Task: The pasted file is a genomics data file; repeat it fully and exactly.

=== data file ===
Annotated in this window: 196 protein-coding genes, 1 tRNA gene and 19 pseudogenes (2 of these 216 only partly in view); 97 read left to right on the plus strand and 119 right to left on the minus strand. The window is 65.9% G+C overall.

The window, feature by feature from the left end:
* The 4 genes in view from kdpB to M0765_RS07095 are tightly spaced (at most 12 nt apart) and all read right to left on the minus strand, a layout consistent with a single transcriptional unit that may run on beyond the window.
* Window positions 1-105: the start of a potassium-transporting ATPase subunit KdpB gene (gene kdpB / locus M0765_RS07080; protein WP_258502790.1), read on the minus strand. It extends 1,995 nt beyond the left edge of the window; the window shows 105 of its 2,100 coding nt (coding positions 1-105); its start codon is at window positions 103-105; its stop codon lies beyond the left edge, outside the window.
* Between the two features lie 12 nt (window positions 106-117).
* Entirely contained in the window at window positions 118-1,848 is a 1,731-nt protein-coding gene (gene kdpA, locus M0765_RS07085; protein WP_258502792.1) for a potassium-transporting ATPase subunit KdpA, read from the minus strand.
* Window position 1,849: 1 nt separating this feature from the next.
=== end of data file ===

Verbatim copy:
Annotated in this window: 196 protein-coding genes, 1 tRNA gene and 19 pseudogenes (2 of these 216 only partly in view); 97 read left to right on the plus strand and 119 right to left on the minus strand. The window is 65.9% G+C overall.

The window, feature by feature from the left end:
* The 4 genes in view from kdpB to M0765_RS07095 are tightly spaced (at most 12 nt apart) and all read right to left on the minus strand, a layout consistent with a single transcriptional unit that may run on beyond the window.
* Window positions 1-105: the start of a potassium-transporting ATPase subunit KdpB gene (gene kdpB / locus M0765_RS07080; protein WP_258502790.1), read on the minus strand. It extends 1,995 nt beyond the left edge of the window; the window shows 105 of its 2,100 coding nt (coding positions 1-105); its start codon is at window positions 103-105; its stop codon lies beyond the left edge, outside the window.
* Between the two features lie 12 nt (window positions 106-117).
* Entirely contained in the window at window positions 118-1,848 is a 1,731-nt protein-coding gene (gene kdpA, locus M0765_RS07085; protein WP_258502792.1) for a potassium-transporting ATPase subunit KdpA, read from the minus strand.
* Window position 1,849: 1 nt separating this feature from the next.